In the 26 days leading up to the Boston Marathon on April 21, ESPNBoston.com will share inspiring stories, detail important logistics and go inside the planning for what promises to be an event like no other in the wake of last year's bombings. There are 20 days until the race.
While chaos ensued when two bombs exploded near the finish line of the Boston Marathon last year, confusion reigned among thousands of runners who had yet to get that far.
In direct contrast to that confusion was the certainty that most runners had about returning to the scene of anguish this year.
“There really could be no hesitation. I have a race to finish and we didn’t get to finish it,” said Grace Kennedy, who ran for the Dana-Farber Marathon Challenge in 2013 and has returned in the same role.
The Boston Athletic Association invited back all of the 5,633 charity runners who were stopped short of the finish line in 2013. Nearly 80 percent accepted the invitation, according to the B.A.A., and a large percentage of them are fundraising for their respective causes again, even though that was not a condition of returning in 2014.
Lindsay Stives, who also ran as part of the Dana-Farber team last year, is one of those returnees. She was a few miles from the finish line and listening to the radio as the first reports of an incident came in. Like those around her she pressed on, unaware of the severity of the explosions.
She was forced to come to a stop near the Commonwealth Mall, was given water and blankets from friendly spectators and eventually meandered to a friend’s apartment in the South End. It was there, nearly two hours after the bombs went off, where she first realized what had happened through news reports on TV.
It was also around that time that she recommitted herself to the cause.
“I was running for a little girl who passed away from cancer at 2 years old, so all I wanted to do was to get across that finish line, all I wanted to do was honor her,” Stives said. “I enjoyed running for Dana-Farber so much that I thought I’d go back next year by March [of 2013]. Obviously not getting to finish made me say it wasn’t even a question. I’ll be back and I’ll be running.”
Dana-Farber has more than 700 runners this year, its largest team in history. Over 250 of those are returnees like Kennedy and Stives, and every last one of them is fundraising again, albeit with reduced minimums. Applications to join the team doubled from 2013, and it hopes to raise more than $5 million.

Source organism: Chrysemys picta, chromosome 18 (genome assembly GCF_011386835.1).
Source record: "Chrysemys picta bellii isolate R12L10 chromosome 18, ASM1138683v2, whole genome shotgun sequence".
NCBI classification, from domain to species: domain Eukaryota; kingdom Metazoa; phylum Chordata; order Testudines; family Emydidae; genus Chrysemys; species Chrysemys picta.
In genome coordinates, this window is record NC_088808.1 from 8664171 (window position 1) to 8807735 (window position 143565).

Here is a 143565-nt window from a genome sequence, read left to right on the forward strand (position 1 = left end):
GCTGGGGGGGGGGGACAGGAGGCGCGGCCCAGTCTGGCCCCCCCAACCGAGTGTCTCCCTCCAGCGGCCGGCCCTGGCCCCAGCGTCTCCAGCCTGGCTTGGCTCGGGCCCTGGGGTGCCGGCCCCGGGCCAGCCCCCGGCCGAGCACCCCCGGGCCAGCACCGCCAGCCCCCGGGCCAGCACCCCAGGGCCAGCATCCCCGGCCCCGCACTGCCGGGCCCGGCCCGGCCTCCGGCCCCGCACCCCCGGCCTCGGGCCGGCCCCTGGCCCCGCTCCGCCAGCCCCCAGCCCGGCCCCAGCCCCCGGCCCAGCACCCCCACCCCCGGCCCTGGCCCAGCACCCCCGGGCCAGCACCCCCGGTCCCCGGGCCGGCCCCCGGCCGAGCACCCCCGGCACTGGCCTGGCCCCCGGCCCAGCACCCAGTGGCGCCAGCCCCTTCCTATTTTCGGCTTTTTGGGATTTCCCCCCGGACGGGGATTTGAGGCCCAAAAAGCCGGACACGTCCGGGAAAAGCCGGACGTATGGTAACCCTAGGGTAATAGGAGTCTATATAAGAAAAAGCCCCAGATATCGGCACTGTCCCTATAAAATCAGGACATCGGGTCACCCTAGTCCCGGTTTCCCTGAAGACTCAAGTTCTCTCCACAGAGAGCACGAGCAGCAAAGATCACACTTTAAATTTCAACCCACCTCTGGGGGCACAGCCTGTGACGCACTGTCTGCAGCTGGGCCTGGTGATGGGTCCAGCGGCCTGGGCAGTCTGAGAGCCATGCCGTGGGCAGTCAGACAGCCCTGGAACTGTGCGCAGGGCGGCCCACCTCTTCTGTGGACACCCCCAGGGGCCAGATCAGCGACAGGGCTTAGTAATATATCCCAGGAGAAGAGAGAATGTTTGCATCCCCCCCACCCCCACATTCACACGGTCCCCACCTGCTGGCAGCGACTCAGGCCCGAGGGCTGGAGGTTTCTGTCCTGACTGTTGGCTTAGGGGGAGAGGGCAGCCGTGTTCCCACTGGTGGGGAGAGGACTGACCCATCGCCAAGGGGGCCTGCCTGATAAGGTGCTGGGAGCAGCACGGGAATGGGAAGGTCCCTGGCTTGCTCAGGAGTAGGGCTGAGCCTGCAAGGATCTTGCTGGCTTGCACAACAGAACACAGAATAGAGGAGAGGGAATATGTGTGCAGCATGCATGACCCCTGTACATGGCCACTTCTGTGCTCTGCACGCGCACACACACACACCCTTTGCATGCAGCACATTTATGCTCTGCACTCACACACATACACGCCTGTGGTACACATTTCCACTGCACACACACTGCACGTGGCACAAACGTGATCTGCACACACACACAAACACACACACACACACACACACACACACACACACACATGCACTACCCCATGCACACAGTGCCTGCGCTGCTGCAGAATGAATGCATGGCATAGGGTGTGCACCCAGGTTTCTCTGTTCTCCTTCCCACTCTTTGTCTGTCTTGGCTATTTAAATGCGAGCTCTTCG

The American Liver Foundation’s Run for Research team has 109 returnees to go along with its 215 regular team members. According to campaign manager Lauren Gainor, most are going “above and beyond” their minimums in fundraising and the foundation expects a record amount of donations.
Team Red Cross had a similar response. Inquiries into joining went from 200 last year to 450 in 2014 before the organization stopped tracking requests in November.
Regardless of the numbers, charity runners will represent the marathon’s all-out effort to turn a negative into a positive. Those who were stopped will now press on. Those who failed to finish plan to do so with gusto. And many, like Gary Almeter, who raced last year on behalf of Camp Shriver, will have memories of a race well done as opposed to those he retains from 2013.
There was the stranger had who offered him a ride to wherever he needed to be once he was stopped by race officials with about a mile to go. There were the odd phone calls he received from his postrace ride around mile 24. And there was the almost eerie sight of spectators whose attention turned from the race course to their phones, almost instantaneously.
“People started to stop cheering and started checking their phones and it was ... you see a crowd do that, it’s very startling,” Almeter said. “The physicality of seeing people, like the wave at a baseball game, their hands above their heads and all of a sudden everyone’s hands are down at their waist and typing on their iPhones.”
Almeter had told himself he was only going to run Boston once. The myriad emotions he felt in the aftermath of 2013 prompted a shift in attitude. For him, and maybe for many others, running again maybe the best way to deal with those feelings.
“Last year, in addition to the gratitude and the terror and the sadness and all that, it was really tough processing disappointment too. I kind of felt guilty for feeling disappointed,” he said. “And then it was after a lot of conversations with a lot of people, more in tune with concepts of athleticism than I, to say, ‘You know what? Those emotions are not mutually exclusive. It’s possible to be grateful and angry and disappointed and proud all at the same time.’
“With all that said, when I think about Boston Marathon 2014, I think about the historic aspect of it, but as far as emotions, I think we don’t really know what to expect. I think as overwhelming as it was to just run it the first time, it’s going to be that much more overwhelming this time.”
Kennedy’s mother, who last year was not far removed from finishing cancer treatment, was going to meet her around mile 23 and run with her to the finish line, mother and daughter marking their respective milestones together.
This year, it is much less of a personal matter for Kennedy. It’s something much larger.
“When you run the marathon, if you do it with a charity, then there’s the feeling it’s like running for a cause, but it’s still an individual thing,” she said. “I think this year it’s kind of every runner is a big group that’s running the marathon together. It’s a group thing.”
And when they reach Boylston Street, thoughts of what happened in 2013 will combine with everything they experienced along the way in 2014. For some, it might be too much.
“I’m probably just going to fall into a puddle of tears,” said Stives, who then began to sob at the thought of it.
The emotion remains raw, but within that is a commitment to take care of unfinished business.